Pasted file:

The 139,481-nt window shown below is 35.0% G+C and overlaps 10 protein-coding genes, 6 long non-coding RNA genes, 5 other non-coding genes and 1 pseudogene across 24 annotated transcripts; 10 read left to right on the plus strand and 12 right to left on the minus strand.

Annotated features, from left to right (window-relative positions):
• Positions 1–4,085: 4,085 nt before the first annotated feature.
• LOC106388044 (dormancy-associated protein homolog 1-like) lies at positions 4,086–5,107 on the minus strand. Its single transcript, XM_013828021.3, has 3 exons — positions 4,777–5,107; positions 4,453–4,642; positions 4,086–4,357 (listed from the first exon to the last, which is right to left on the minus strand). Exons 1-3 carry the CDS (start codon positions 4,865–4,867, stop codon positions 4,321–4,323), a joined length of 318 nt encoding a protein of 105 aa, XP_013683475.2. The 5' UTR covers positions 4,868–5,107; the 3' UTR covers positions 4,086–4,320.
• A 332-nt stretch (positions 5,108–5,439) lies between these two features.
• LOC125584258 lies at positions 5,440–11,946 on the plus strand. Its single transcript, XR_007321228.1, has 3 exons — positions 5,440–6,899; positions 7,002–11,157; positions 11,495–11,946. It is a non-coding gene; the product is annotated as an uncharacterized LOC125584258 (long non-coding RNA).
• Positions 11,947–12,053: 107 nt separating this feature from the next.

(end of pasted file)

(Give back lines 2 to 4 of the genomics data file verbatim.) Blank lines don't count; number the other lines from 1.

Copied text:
Annotated features, from left to right (window-relative positions):
• Positions 1–4,085: 4,085 nt before the first annotated feature.
• LOC106388044 (dormancy-associated protein homolog 1-like) lies at positions 4,086–5,107 on the minus strand. Its single transcript, XM_013828021.3, has 3 exons — positions 4,777–5,107; positions 4,453–4,642; positions 4,086–4,357 (listed from the first exon to the last, which is right to left on the minus strand). Exons 1-3 carry the CDS (start codon positions 4,865–4,867, stop codon positions 4,321–4,323), a joined length of 318 nt encoding a protein of 105 aa, XP_013683475.2. The 5' UTR covers positions 4,868–5,107; the 3' UTR covers positions 4,086–4,320.